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Hi, right now I have Windows 7 and Ubuntu 10.10 installed on my new laptop, and I'm trying to install OpenSuSe as the third. Anyways, when I popped the liveCD ...
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  1. #1
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    Question Trouble when I am trying to set up a Triple-Boot


    Hi, right now I have Windows 7 and Ubuntu 10.10 installed on my new laptop, and I'm trying to install OpenSuSe as the third. Anyways, when I popped the liveCD in for OpenSuse, it started up fine, I chose "installation" on the first options screen, then when it got to the partition manager thing, it was going to reformat my two linux partitions (one is being used by ubuntu, the other is untouched for opensuse, both are ext3) and it said it was going to mount C to sdaX (idr the number) and mount D to sdaX.

    Is there a way to install OpenSuSe after Ubuntu/Windows without messing with the partitions? Or should I remove Ubuntu and then install OpenSuSe then reinstall Ubuntu afterwards?

    Thanks!

  2. #2
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    After selected your time zone, you will get a Suggested Partitioning Screen. If what the installer suggests is not what you want, change it. Click the radio button to the left of Partition Based and click the Create Partition Setup tab at the lower left then click on the Next tab. The next screen is Preparing Hard Disk. You should see at least two options, one would be your disk with its size and other information and a second which is Custom Partitioning. Click the radio button to the left of your hard drive name and click the Next tab.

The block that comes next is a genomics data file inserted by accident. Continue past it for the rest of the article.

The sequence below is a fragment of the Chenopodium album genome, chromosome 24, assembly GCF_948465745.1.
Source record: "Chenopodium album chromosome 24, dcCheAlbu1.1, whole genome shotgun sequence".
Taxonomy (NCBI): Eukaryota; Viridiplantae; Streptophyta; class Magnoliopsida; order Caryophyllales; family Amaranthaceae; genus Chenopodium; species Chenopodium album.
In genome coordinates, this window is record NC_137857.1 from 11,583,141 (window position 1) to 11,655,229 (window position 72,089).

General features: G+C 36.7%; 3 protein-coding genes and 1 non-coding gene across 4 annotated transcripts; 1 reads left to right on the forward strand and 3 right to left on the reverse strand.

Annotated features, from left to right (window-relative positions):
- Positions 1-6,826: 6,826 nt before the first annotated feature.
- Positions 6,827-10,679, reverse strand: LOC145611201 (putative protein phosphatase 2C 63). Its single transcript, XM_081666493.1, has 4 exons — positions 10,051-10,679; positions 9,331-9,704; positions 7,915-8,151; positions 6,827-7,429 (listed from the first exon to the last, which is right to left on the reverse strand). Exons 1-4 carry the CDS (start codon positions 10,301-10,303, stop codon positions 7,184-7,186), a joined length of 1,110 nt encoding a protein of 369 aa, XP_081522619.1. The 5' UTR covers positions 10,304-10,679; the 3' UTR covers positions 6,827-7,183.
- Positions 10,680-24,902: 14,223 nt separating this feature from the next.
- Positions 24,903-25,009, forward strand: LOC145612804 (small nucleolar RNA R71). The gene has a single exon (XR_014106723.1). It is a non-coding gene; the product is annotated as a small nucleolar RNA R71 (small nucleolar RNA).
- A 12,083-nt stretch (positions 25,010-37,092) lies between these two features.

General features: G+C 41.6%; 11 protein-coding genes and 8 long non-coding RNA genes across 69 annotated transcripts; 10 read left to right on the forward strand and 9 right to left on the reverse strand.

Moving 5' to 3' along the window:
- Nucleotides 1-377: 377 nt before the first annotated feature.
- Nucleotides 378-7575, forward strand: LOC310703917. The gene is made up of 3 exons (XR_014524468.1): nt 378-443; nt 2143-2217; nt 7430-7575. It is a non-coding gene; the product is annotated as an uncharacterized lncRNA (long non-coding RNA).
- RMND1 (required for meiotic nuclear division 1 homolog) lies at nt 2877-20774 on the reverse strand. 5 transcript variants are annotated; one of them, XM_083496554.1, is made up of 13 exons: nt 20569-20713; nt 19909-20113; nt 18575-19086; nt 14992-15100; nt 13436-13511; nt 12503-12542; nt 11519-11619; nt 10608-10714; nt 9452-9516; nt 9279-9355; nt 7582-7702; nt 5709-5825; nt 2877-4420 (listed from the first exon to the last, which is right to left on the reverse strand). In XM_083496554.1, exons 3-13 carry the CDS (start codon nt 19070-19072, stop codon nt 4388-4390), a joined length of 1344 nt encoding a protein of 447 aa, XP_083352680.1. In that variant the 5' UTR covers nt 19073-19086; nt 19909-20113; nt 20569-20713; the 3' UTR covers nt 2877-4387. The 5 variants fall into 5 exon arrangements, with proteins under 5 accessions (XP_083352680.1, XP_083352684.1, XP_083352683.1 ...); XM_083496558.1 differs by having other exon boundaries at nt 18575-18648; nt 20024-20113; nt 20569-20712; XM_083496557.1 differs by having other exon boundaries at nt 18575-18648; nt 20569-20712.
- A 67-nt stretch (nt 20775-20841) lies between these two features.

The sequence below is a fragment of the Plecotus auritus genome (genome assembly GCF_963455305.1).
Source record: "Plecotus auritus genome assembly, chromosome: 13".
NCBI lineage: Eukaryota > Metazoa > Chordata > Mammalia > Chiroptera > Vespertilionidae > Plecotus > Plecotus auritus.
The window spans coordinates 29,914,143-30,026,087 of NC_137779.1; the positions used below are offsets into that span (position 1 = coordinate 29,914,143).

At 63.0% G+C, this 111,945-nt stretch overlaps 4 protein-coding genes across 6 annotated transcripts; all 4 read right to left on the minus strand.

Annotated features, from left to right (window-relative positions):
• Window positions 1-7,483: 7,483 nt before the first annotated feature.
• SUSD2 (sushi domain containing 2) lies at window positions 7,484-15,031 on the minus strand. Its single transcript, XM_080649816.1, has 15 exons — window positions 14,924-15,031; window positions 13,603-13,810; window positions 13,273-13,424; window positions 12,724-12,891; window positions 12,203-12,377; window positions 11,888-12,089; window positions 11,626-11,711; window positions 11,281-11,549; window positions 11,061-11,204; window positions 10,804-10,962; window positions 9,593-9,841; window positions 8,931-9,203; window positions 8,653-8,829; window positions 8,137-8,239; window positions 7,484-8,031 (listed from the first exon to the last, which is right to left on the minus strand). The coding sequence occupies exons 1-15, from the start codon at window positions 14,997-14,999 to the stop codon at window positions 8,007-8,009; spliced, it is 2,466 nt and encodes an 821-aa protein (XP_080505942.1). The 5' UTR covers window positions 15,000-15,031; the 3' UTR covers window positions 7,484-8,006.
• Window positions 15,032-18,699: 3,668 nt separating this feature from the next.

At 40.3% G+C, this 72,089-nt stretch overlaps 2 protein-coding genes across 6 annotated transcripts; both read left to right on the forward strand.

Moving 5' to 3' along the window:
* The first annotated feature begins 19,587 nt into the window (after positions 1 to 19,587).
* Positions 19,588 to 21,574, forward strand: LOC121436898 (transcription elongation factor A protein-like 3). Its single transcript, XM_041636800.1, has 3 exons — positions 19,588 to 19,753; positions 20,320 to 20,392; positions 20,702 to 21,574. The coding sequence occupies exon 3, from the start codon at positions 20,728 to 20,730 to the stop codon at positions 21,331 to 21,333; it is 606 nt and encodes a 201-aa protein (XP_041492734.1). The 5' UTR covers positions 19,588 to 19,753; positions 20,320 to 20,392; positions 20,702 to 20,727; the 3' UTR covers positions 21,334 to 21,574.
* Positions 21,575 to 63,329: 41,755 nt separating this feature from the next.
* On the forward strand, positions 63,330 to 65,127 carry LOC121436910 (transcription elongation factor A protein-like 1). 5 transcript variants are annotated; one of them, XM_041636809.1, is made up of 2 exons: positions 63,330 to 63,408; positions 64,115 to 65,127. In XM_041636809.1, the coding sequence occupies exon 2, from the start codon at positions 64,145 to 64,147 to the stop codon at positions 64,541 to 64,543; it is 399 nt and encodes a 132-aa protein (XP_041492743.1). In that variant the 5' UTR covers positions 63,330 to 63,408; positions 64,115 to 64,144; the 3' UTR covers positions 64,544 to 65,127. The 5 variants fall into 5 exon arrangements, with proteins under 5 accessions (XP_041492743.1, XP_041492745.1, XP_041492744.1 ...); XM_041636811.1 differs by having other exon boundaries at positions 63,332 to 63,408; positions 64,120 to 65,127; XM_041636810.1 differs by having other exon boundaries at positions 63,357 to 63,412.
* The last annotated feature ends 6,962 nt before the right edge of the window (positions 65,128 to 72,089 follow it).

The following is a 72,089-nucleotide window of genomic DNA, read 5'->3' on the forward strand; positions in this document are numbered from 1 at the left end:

The next screen should show a number of options. The first is use the entire disk. Below that, you should have a list of all your partitions and you can select whichever one you want. You also have the option on a tab to select create a separate /home partition which is not necessary. Click the Next tab. You should then be back at the original Suggested Partitioning screen. Take a look at it and see if it is showing the correct partition. If you have Ubuntu installed already, you should have a swap partition and do not need to create another. If it isn't right, go through the process again carefully.

    Opensuse will probably overwrite your mbr so if you don't want that, when you are at the Live Installation Settings Page, check Booting and the options to select what you want. You should also click on the "Booting" heading (in blue) and get another page with more detailed options.

    You can boot Ubuntu and windows from Grub Legacy which Opensuse uses but you will have to modify the Ubuntu entry in menu.lst. Your choice.

  3. #3
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    Thanks for the help, I tried to make sure that OpenSuSe wouldn't change my mbr, but it did anyway, and Ubuntu was gone. To fix it I just booted Ubuntu from the CD and switched back to Ubuntu's Grub loader

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  5. #4
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    Thanks for the help, I tried to make sure that OpenSuSe wouldn't change my mbr, but it did anyway
    That happened to me the first time I installed. Opensuse has a lot more options than most distros and there are several things which need to be changed under Bootloader. Using Ubuntu Grub2 is probably the easier option. Glad you got it working.

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